Friday, October 19, 1945

The Charlotte News

Friday, October 19, 1945


Site Ed. Note: The front page reports that the Nuremberg trials had been scheduled to start on November 20.

It was reported that former Reich economics minister Walther Funk broke down crying when he received his indictment. He asked for immediate counsel.


Julius Streicher appeared to struggle with language, saying, when handed a list of lawyers including Jewish names, that it was a list for "somebody who is anti-Semitic?" He also stated that in Germany, a defendant had the right to reject a judge who was "impartial" and wondered if America had a similar rule.

No, in America, Herr Streicher, all judges are "impartial".

In Argentina, the Army had issued permission to Juan Peron to run for the presidency on April 7, as long as the Government remained impartial in the elections. Peron had been returned to power two days earlier as his Peronistas struck across the country in celebration, bringing most commerce to a halt.

In Caracas, Venezuela, the United States Embassy was fired upon the previous night as revolution spread through the country, pitting rebel, military, and Government forces against one another. The rebels took control of the President's residence at Miraflores and the nearby military academy.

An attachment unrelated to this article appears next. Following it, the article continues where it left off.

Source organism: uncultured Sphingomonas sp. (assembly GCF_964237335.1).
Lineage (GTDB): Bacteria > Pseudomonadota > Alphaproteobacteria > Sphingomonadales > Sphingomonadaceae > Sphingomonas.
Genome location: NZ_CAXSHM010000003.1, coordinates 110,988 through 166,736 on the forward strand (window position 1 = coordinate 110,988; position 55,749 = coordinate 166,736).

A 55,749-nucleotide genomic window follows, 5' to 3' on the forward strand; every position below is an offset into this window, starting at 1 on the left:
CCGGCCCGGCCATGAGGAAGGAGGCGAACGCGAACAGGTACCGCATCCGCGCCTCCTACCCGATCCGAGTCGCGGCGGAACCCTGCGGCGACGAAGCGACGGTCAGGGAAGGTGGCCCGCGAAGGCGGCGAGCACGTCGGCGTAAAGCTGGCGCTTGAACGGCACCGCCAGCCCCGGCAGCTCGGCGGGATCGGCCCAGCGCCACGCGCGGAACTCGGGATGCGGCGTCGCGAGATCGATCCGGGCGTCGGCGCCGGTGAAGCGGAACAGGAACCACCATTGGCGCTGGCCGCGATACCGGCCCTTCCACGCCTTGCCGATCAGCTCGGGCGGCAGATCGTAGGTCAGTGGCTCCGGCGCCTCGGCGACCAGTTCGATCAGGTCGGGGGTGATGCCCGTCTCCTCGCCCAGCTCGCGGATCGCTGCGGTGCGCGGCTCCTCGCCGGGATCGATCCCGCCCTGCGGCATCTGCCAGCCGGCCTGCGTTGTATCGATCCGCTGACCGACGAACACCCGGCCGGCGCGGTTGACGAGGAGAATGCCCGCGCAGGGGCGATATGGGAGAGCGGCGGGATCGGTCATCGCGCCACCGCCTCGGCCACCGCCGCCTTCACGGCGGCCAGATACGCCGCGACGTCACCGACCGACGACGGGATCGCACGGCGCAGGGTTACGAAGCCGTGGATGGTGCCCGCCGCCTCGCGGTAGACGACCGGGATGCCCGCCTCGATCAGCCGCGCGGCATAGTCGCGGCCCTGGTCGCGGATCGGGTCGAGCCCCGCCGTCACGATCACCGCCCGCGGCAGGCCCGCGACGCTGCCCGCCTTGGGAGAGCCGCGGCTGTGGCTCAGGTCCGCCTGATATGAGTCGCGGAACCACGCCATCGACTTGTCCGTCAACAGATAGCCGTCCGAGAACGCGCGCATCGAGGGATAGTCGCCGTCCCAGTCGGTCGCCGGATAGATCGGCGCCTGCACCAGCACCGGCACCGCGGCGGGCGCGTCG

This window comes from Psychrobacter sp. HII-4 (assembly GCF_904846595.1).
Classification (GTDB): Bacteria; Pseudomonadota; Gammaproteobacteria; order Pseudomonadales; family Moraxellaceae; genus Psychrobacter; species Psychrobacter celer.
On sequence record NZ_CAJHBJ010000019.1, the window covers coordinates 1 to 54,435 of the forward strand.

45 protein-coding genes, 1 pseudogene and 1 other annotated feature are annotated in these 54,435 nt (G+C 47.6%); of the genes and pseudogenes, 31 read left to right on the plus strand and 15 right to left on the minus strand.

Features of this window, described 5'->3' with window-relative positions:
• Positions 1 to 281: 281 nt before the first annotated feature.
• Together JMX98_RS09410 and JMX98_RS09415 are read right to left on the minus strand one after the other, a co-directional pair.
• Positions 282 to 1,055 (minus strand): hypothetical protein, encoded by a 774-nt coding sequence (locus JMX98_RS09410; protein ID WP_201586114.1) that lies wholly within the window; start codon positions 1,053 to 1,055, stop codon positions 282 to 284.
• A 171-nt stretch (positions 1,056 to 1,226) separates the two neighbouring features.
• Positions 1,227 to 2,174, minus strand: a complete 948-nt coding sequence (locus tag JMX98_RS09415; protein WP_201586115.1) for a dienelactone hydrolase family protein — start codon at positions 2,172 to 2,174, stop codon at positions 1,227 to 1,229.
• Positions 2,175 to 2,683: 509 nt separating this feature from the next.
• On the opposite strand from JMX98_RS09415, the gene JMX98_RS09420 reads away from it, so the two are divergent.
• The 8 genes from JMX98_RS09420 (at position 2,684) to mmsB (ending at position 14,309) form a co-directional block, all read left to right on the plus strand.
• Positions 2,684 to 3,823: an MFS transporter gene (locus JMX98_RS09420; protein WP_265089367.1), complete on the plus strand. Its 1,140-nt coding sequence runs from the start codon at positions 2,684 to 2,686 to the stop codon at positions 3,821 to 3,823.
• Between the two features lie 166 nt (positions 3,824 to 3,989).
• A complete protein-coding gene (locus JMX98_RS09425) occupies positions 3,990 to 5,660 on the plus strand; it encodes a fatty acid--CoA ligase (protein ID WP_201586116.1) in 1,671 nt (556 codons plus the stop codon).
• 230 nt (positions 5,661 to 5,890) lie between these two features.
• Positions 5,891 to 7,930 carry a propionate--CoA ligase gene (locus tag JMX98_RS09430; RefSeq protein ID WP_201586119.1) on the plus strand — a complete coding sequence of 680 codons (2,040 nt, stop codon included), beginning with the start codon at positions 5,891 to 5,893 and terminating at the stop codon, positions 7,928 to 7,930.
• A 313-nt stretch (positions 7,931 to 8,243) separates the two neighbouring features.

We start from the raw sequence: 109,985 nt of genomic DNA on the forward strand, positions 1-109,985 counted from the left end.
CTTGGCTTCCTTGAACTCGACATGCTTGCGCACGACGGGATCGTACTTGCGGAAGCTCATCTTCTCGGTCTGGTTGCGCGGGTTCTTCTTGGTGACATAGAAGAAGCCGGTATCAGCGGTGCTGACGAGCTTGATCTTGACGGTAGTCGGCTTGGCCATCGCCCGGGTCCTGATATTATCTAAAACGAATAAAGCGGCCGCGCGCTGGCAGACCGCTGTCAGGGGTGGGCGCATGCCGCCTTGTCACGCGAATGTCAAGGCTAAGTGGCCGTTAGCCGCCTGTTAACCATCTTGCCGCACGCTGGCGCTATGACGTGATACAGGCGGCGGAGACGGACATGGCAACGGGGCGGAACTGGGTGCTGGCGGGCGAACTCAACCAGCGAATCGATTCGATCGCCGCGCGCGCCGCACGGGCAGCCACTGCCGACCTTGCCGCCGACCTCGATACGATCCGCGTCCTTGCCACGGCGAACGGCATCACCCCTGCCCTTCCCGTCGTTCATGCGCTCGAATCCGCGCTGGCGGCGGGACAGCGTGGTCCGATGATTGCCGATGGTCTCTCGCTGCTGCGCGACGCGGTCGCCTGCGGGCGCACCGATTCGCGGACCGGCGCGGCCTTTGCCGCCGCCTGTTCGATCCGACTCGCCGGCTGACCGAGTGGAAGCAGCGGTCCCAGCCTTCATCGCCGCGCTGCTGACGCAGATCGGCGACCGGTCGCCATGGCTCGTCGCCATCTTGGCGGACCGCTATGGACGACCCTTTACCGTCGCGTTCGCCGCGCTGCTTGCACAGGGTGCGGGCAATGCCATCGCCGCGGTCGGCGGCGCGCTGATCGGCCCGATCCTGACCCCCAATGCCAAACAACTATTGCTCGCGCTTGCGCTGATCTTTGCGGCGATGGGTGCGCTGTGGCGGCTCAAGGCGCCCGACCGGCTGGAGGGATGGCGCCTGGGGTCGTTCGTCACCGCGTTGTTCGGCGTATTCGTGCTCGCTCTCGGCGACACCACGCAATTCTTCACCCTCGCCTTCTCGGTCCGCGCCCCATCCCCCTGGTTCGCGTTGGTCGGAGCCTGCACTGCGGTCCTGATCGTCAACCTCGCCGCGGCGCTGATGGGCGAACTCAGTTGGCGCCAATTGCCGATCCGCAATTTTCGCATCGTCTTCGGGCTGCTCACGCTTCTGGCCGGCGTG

General Hap Arnold, chief of the Army Air Forces, told the Senate Military Affairs Committee that V-2 rockets existed which could travel 3,000 miles, with more accuracy than those used by Germany during the war, and that the only defense to them was an alert and powerful air force. He advocated combining the Army and Navy under a Department of Defense.

While the contention would ultimately come true, it was not correct in 1945, except as speculative plans. The O.S.S. had begun recruiting, under Operation Paperclip, German rocket scientists and technicians, during the summer of 1945, the limitation ordered by President Truman being that no Nazis be included in the recruitment.

Following V-E Day, the British were permitted by the Soviets in their occupation zone to launch, from Cuxhaven, eight rockets assembled from parts cobbled together from Peenemunde and throughout Germany, the flights taking place from October 2 through 17, 1945. The longest of the flights was but 155 miles. The others ranged from 50 to 140 miles, with two ending in failure on launch.